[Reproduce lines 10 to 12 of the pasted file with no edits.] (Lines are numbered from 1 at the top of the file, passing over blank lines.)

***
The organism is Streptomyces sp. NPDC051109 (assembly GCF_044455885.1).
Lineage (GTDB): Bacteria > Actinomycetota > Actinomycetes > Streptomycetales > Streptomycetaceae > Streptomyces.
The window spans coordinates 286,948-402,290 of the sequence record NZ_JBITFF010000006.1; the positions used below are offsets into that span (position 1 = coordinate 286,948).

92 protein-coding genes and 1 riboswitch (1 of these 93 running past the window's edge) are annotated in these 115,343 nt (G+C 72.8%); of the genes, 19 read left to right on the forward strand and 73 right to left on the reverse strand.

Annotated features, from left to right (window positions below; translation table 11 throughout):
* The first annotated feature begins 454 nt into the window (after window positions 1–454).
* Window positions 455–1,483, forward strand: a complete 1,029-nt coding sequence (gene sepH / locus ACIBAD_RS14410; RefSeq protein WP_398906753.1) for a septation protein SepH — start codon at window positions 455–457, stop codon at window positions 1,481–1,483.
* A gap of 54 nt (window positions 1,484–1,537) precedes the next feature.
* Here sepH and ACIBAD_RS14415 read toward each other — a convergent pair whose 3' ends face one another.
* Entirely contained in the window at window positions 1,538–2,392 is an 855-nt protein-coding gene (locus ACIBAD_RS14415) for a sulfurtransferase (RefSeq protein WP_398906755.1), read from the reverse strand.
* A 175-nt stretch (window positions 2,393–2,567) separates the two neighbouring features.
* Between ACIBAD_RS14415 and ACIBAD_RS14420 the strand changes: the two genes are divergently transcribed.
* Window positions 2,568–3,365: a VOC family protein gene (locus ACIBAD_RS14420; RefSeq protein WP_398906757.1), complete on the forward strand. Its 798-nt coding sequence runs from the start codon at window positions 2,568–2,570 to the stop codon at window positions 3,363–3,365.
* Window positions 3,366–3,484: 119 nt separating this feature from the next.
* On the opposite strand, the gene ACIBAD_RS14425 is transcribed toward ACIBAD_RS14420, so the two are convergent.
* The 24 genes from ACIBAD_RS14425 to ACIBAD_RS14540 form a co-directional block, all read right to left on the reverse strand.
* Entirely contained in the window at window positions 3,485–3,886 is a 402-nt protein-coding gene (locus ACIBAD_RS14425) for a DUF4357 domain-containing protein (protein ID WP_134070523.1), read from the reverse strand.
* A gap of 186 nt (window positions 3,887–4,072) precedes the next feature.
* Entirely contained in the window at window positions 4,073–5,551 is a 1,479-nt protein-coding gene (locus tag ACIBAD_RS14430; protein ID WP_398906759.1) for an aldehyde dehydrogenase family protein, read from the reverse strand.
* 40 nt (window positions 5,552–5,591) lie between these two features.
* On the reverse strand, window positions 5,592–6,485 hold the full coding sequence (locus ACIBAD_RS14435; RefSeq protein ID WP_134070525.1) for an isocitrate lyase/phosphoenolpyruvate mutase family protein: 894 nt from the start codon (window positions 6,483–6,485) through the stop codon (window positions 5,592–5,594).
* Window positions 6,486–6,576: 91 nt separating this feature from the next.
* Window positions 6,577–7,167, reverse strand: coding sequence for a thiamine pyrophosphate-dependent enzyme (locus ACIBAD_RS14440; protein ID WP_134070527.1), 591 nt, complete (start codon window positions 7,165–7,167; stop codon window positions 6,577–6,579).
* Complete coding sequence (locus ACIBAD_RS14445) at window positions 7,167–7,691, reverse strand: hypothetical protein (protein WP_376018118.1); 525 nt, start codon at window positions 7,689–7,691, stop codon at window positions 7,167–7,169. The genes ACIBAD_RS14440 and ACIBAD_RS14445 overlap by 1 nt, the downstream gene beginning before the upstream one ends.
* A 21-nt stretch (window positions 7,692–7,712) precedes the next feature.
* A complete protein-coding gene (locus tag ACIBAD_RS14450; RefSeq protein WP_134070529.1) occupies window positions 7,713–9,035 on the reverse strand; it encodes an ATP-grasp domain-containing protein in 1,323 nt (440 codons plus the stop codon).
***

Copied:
* Entirely contained in the window at window positions 1,538–2,392 is an 855-nt protein-coding gene (locus ACIBAD_RS14415) for a sulfurtransferase (RefSeq protein WP_398906755.1), read from the reverse strand.
* A 175-nt stretch (window positions 2,393–2,567) separates the two neighbouring features.
* Between ACIBAD_RS14415 and ACIBAD_RS14420 the strand changes: the two genes are divergently transcribed.